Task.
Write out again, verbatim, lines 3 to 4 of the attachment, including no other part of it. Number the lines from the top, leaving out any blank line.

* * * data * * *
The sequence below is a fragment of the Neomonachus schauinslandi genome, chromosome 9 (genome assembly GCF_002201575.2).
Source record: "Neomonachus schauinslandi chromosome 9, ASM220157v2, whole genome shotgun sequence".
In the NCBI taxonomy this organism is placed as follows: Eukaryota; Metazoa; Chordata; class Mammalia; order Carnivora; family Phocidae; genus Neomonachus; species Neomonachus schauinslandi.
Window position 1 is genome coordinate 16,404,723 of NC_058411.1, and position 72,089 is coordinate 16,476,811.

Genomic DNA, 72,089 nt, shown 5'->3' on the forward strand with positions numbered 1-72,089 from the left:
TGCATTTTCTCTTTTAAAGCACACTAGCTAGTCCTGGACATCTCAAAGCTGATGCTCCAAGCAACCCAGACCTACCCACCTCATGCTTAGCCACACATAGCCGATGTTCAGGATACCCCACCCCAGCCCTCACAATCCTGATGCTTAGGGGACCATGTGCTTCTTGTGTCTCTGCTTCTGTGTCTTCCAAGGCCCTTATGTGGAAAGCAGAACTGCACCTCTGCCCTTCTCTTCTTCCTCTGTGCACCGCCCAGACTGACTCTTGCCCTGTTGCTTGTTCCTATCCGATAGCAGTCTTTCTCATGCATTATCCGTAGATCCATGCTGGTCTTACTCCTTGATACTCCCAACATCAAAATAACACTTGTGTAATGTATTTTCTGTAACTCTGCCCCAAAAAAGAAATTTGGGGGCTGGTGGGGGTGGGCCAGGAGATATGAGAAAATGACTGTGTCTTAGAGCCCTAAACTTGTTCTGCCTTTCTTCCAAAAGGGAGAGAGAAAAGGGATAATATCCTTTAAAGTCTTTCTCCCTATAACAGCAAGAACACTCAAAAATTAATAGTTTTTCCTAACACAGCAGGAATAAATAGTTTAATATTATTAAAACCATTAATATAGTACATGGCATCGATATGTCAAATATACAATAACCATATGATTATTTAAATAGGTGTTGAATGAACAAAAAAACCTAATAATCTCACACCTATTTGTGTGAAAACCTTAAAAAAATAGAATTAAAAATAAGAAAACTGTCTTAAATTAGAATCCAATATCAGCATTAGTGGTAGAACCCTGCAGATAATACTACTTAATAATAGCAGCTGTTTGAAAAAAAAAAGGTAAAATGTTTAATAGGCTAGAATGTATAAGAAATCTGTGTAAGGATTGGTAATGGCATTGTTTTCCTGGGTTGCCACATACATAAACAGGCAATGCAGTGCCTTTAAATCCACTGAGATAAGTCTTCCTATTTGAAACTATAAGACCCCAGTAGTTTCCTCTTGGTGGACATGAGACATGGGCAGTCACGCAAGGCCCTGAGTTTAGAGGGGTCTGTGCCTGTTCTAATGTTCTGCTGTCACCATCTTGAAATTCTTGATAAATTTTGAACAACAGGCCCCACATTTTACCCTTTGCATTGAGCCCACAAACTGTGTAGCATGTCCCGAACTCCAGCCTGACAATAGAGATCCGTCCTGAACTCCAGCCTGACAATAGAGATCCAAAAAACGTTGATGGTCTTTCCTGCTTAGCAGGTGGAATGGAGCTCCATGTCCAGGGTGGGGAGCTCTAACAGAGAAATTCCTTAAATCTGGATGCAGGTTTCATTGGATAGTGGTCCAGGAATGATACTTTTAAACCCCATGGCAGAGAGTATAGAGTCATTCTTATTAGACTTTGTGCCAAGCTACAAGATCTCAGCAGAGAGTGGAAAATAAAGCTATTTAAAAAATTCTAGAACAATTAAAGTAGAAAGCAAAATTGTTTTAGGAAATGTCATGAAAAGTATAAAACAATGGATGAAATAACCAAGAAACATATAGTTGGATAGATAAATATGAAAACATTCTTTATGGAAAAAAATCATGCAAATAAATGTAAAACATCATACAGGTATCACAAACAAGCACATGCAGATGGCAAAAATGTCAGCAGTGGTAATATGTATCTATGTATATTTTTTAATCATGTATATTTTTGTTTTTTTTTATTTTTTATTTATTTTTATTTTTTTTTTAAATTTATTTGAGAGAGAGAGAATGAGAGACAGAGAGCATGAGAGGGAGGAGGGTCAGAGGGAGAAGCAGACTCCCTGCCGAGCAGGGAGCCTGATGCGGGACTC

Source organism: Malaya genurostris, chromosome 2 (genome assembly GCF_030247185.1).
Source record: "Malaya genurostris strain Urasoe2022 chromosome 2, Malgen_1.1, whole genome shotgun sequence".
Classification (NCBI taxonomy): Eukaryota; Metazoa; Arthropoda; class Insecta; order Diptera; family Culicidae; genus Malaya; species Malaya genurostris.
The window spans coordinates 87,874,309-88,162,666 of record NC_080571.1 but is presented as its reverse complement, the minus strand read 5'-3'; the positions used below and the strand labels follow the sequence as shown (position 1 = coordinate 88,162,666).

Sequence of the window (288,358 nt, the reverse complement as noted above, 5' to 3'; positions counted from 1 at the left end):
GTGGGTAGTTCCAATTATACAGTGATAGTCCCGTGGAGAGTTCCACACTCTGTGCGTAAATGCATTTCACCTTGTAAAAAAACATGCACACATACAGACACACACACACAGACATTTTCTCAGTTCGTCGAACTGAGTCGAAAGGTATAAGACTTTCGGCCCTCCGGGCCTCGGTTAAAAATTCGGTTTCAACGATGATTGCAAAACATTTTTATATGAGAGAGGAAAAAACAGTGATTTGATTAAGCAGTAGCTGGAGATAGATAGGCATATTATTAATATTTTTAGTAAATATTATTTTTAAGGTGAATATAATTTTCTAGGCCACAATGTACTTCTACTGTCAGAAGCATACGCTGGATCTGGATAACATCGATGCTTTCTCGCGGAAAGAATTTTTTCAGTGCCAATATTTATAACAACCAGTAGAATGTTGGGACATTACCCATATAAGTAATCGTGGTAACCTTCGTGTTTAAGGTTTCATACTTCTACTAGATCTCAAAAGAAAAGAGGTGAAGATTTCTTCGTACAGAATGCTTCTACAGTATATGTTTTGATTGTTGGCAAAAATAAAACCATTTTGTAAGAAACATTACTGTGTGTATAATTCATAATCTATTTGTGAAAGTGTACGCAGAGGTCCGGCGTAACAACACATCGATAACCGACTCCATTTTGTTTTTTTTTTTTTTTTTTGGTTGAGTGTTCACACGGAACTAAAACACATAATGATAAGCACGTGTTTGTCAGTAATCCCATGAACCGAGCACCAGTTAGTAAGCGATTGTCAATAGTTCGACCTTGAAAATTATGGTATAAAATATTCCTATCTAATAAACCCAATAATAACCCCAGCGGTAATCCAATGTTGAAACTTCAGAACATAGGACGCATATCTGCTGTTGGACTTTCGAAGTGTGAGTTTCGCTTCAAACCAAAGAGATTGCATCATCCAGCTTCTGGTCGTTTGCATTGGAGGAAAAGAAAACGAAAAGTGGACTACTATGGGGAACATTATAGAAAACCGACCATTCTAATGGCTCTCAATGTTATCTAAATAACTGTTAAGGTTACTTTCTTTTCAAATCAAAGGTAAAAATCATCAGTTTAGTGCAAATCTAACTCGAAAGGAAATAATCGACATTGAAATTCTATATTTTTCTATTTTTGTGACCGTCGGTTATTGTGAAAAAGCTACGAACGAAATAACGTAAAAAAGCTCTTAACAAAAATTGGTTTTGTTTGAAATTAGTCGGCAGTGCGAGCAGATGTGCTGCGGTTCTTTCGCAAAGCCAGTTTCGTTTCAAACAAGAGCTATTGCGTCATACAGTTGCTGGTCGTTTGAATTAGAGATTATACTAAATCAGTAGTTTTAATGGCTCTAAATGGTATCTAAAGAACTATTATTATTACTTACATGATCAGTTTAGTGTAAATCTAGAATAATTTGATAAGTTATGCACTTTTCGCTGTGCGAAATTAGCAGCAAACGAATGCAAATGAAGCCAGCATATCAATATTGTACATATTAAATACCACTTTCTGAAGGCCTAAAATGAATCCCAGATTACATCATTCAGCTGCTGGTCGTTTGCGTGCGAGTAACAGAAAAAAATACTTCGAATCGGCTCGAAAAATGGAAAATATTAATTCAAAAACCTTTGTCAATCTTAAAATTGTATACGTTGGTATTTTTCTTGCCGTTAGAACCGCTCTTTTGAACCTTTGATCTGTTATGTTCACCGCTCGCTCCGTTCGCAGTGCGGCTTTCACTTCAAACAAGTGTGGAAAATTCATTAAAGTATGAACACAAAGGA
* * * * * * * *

In the NCBI taxonomy this organism is placed as follows: Eukaryota; Metazoa; Chordata; class Mammalia; order Carnivora; family Phocidae; genus Neomonachus; species Neomonachus schauinslandi.
Window position 1 is genome coordinate 16,404,723 of NC_058411.1, and position 72,089 is coordinate 16,476,811.